The moral of the story is this:
- Change Happens
- They Keep Moving The Cheese
- Anticipate Change
- Get Ready For The Cheese To Move
- Monitor Change
- Smell The Cheese Often So You Know When It Is Getting Old
- Adapt To Change Quickly
- The Quicker You Let Go Of Old Cheese, The Sooner You Can Enjoy New Cheese
- Move With The Cheese
- Enjoy Change!
- Savor The Adventure And Enjoy The Taste Of New Cheese!
- Be Ready To Change Quickly And Enjoy It Again
- They Keep Moving The Cheese.
In the name of moving the cheese, Lutherans have been urged to ditch the liturgy, skip the hymns of old, ignore their Confessions, dump vestments, rearrange the furniture in the sanctuary, and, in short, give up on those things that make them Lutheran. The goal is, of course, to win converts for Jesus and the enemy of that goal is everything that stands in the way of making those converts (like doctrine and practice). But then again, you know where I stand.
Let me put it another way. . . The Roman Catholic Church announced that five bishops are leaving the Church of England (Anglican) and becoming Roman Catholic. As one wag put it, Anglicanism and Rome were once fairly close together. Who moved? (Who moved the cheese?) Rome has stayed fairly consistent although Sunday morning looks different in Rome than it did in 1530. Anglicans don't look much at all like the people they used to be. Again, who moved?
The ELCA and Missouri are often framed as Lutherans on a different path (rightfully so) but the truth is that once the paths were very close together (Common Service, Galesburg rule, moral stance, etc.). Missouri is sometimes accused by the ELCA to having changed (and there is a bit of truth to it) but who really changed? (Who moved the cheese?)
Presbyterians were once thoroughgoing Calvinists and now it is hard to find a real Calvinist anywhere. Arminians have taken over the Church of Calvin and Knox. There are still the Heidelberg Catechism and the Confessions of Westminster and Dordt among others, but who pays all that much attention to them today. Who moved? (Who moved the cheese?)
I could continue but my point is this. What is the cheese in all of this? It appears as if the "cheese" is the doctrine and practice of these churches and that it is a movable object subject to shifts of interpretation and meaning which the theological heirs of these faiths are free to move or change as they feel necessary. I fear that the problem is not that somebody moved the cheese but we have been moving it around so much, we don't even know what the cheese is or why it is still important. Change has become the new fashionable god of politics, culture, and religion. The cheese is not important but the moving is -- change is object of our infatuation. We change doctrine, practice, morality, and truth because we like to change them and we want to change them. It has less to do with the desire to be effective or efficient as much as it has to do wanting to reinvent ourselves on a regular basis.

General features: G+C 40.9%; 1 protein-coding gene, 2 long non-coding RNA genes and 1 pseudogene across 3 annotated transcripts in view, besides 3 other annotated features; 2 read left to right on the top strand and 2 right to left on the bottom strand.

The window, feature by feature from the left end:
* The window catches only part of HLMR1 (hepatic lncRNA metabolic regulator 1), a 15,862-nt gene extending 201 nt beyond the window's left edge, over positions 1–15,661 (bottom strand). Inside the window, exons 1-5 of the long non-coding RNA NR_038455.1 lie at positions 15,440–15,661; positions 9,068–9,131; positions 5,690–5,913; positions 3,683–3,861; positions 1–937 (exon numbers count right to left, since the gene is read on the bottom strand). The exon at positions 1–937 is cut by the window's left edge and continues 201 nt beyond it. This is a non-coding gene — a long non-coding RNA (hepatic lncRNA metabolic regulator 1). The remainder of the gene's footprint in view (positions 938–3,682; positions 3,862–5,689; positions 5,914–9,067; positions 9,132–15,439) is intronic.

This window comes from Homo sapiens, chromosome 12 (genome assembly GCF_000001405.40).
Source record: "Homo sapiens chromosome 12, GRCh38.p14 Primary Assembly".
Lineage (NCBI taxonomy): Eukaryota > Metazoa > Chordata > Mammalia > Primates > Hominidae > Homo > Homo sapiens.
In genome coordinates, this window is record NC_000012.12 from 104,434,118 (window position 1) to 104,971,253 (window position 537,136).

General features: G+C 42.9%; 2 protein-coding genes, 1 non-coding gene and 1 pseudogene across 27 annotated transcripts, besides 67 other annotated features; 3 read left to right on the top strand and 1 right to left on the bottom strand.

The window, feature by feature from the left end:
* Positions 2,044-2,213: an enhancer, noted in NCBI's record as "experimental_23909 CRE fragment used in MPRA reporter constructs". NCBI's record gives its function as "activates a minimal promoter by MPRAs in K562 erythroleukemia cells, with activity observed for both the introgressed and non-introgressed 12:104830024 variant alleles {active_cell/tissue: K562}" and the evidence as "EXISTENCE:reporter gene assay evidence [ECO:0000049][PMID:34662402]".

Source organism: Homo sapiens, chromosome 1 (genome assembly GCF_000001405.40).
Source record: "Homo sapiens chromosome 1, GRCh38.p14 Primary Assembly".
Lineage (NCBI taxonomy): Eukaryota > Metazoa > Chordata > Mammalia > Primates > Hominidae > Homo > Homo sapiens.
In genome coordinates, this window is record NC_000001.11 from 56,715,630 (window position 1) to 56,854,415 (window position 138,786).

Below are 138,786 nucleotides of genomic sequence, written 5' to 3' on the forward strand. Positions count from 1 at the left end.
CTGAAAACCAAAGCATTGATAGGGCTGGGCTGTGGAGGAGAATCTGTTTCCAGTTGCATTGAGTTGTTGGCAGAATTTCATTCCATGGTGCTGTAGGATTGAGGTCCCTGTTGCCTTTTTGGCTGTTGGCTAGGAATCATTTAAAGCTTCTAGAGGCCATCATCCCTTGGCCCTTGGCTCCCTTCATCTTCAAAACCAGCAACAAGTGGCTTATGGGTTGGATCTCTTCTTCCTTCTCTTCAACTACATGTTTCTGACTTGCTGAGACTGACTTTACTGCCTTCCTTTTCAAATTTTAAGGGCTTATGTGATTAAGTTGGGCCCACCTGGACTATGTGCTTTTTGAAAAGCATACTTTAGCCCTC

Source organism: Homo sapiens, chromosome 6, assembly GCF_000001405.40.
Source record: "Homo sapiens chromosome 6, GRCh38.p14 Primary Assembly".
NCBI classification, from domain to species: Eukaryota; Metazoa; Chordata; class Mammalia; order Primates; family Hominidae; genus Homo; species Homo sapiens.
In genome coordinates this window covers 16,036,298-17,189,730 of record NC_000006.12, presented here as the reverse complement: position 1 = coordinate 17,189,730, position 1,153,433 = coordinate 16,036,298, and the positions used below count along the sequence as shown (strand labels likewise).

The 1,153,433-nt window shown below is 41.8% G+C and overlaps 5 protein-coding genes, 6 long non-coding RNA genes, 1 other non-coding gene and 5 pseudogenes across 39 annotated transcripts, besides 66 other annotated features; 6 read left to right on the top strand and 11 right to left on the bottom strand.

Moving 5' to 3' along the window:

Who moved the cheese? It seems to me that the cheese does not move and the whole goal of Christianity is to stay close to the cheese. It seems to me that those churches who have moved the cheese are the very ones who have lost their Christian identity. Does a Joel Osteen bear much more resemblance to creedal orthodoxy than the Mormons? I don't know anymore. Does a church so enamored with the cusp of moral change bear much more resemblance to the classic Christian identity than Islam confesses Christ? I don't know anymore. Does a church which delights in breaking all the rules and tearing down the bridges that connect us to our Christian heritage (Tradition) bear any resemblance to the Church Jesus Christ said hell could not overcome? I don't know anymore. It seems to me that the rule we have forgotten is that the cheese never moves. We change and stay the same. The world changes and remains the same. The needs of people change and yet are consistent from age to age. The Church does not need to jump on the bandwagon of change but to offer the world a, well, to quote an old phrase from LCMS history, changeless Christ for a changing world.